Skip to Main Content
U.S. Forest Service
Caring for the land and serving people

United States Department of Agriculture

Home > Search > Publication Information

  1. Share via EmailShare on FacebookShare on LinkedInShare on Twitter
    Dislike this pubLike this pub
    Author(s): Luben D. Dimov; Jim L. Chambers; Brian Roy Lockhart
    Date: 2008
    Source: Forest Ecology and Management 255 (2008) 2790--2800
    Publication Series: Miscellaneous Publication
    PDF: Download Publication  (2.3 MB)


    We studied the relationships among 5-year radial (diameter and basal area) growth of red oak (genus Quercus, subgenus Erythrobalanus) crop trees and predictor variables representing individual tree vigor, distance-dependant competition measures, and distance-independent competition measures. The red oaks we examined are representative of the commercially and ecologically important oak species of the bottomland hardwood forests of the southeastern US. The crown class score, a quantitative measure of crown class and tree vigor, performed best in accounting for the variability in tree diameter growth. Plot-level variables failed to account for a significant proportion of the variability in tree radial growth. The basal area of the first-order neighbors that were taller than the crop trees and located within 2.4 times the mean overstory crown radius had the highest negative correlation with crop tree 5-year radial growth. Red oaks were a major part of these competitors and likely exerted the greatest competitive pressure. However, crop tree radial growth was positively associated with the basal area of the red oaks which were indirect (second order) neighbors and which were taller than the crop trees. It is possible that indirect neighbors do not compete with the crop trees, but they likely compete with the direct competitors of the crop trees, thus having an indirect positive influence on crop tree growth. Such reasoning is consistent with previously observed spatial dependence up to four times the mean overstory crown radius. The findings may have implications for thinning hardwoods stands and crop tree management in that foresters need to take into account (1) oak intra-genus competition, (2) the negative competitive effect of direct neighbors, and (3) the potentially positive effect of the indirect neighbors, the competitors' competitors.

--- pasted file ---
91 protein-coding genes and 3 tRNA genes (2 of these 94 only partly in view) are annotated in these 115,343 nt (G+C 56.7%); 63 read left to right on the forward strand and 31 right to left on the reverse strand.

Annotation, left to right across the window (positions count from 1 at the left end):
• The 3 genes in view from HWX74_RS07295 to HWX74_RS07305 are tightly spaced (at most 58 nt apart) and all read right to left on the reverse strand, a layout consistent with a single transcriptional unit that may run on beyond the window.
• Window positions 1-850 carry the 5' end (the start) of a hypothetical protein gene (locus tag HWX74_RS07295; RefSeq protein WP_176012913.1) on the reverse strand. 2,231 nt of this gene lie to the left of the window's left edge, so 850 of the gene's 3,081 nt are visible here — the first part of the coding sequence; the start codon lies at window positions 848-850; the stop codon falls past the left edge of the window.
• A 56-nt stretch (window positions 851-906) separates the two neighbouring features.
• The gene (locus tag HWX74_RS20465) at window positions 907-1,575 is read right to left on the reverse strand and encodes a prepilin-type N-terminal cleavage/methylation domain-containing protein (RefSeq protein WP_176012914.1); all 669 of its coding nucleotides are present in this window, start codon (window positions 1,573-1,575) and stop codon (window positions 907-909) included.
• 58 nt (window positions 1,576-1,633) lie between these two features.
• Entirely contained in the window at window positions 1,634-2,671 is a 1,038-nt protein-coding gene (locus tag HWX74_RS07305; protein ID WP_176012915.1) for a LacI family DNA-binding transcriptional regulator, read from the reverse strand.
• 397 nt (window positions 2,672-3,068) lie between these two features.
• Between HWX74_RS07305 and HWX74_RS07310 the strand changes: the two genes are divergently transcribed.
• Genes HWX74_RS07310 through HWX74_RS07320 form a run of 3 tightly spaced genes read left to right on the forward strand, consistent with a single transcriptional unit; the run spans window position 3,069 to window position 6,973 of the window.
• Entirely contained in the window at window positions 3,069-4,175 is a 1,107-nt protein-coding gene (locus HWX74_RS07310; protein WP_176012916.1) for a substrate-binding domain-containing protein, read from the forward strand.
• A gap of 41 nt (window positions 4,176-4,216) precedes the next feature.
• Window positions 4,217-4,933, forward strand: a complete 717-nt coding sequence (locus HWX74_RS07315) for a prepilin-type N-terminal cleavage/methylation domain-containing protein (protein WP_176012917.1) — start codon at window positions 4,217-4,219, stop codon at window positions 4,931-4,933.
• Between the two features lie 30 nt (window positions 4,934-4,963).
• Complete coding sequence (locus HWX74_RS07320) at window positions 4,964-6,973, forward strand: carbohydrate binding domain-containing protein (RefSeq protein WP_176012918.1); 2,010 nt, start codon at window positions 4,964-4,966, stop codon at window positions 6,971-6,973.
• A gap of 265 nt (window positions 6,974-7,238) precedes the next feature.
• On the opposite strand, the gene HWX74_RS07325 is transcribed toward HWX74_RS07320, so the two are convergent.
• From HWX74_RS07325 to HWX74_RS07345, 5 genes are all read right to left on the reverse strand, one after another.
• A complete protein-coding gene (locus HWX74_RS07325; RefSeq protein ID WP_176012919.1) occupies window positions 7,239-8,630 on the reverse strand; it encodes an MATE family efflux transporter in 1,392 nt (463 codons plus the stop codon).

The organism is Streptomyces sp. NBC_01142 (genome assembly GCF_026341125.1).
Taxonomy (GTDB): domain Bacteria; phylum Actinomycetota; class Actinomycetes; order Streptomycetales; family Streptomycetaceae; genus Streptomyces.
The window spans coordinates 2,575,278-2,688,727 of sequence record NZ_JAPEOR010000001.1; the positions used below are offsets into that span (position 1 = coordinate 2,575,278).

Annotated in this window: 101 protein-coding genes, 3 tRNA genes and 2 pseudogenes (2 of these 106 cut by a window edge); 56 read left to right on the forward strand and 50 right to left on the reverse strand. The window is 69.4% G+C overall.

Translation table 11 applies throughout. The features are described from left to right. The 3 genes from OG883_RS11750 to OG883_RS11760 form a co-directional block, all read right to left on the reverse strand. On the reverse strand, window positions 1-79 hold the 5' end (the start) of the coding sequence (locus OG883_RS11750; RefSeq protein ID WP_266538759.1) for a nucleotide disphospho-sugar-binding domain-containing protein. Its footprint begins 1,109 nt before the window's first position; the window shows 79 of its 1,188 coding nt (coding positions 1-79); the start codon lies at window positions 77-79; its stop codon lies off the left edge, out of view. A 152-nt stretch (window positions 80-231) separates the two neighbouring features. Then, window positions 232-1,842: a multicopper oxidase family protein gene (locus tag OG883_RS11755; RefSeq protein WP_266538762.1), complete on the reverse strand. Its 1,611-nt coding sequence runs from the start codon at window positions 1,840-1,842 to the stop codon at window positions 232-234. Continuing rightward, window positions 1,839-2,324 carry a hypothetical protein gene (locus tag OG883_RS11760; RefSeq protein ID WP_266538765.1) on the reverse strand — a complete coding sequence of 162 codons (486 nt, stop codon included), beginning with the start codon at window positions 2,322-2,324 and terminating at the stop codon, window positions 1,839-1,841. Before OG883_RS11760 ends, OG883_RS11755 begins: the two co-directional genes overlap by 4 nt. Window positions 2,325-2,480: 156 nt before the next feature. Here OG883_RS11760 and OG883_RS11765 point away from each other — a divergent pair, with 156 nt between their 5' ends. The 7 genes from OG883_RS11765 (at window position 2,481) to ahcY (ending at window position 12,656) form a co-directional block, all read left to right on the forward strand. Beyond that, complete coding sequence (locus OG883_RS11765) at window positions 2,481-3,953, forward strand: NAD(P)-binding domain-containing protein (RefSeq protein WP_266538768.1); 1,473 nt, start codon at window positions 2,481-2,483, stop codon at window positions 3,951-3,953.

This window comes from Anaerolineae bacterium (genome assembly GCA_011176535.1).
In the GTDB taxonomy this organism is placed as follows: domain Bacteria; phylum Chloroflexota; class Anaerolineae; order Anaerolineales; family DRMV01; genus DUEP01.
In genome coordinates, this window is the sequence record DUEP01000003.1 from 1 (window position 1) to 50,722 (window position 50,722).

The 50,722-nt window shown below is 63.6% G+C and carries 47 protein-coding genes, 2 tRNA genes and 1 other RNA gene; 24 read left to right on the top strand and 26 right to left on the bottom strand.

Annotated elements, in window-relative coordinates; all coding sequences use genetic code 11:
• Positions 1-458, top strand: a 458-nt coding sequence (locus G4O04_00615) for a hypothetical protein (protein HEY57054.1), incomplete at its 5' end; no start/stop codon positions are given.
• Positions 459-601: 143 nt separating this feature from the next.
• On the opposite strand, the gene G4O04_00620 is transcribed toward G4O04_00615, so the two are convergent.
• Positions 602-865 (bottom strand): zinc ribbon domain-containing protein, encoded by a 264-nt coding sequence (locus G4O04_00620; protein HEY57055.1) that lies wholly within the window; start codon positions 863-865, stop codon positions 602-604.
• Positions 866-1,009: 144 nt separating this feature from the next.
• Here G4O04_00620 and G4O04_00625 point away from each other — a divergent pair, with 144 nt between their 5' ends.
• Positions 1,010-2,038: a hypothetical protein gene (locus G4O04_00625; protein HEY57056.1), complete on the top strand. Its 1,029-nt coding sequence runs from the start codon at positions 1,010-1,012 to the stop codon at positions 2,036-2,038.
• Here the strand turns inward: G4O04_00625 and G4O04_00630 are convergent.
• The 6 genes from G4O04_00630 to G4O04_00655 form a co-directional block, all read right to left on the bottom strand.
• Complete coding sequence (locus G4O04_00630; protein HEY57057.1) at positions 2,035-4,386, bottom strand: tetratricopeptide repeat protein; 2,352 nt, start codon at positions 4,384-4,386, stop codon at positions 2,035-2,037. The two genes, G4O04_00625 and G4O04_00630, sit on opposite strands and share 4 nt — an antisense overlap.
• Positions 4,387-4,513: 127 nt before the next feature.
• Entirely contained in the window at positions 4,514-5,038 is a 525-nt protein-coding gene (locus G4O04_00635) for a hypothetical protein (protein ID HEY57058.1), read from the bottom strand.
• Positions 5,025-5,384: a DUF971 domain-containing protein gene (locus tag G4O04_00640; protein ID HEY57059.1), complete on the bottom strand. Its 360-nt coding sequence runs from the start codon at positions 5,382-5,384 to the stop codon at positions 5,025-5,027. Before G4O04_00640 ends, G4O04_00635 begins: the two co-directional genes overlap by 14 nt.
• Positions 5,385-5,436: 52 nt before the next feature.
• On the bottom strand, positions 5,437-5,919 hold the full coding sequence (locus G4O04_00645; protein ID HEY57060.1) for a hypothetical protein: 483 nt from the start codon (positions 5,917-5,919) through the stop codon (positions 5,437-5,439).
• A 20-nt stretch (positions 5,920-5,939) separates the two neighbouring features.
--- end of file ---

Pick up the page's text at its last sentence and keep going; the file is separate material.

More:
Publication Notes

    • You may send email to to request a hard copy of this publication.
    • (Please specify exactly which publication you are requesting and your mailing address.)
    • We recommend that you also print this page and attach it to the printout of the article, to retain the full citation information.
    • This article was written and prepared by U.S. Government employees on official time, and is therefore in the public domain.


    Dimov, Luben D.; Chambers, Jim L.; Lockhart, Brian Roy. 2008. Five-year radial growth of red oaks in mixed bottomland hardwood stands. Forest Ecology and Management 255 (2008) 2790--2800


    Red oak growth, Inter- and intra-genus competition, Mixed bottomland hardwoods

    Related Search

    XML: View XML
Show More
Show Fewer
Jump to Top of Page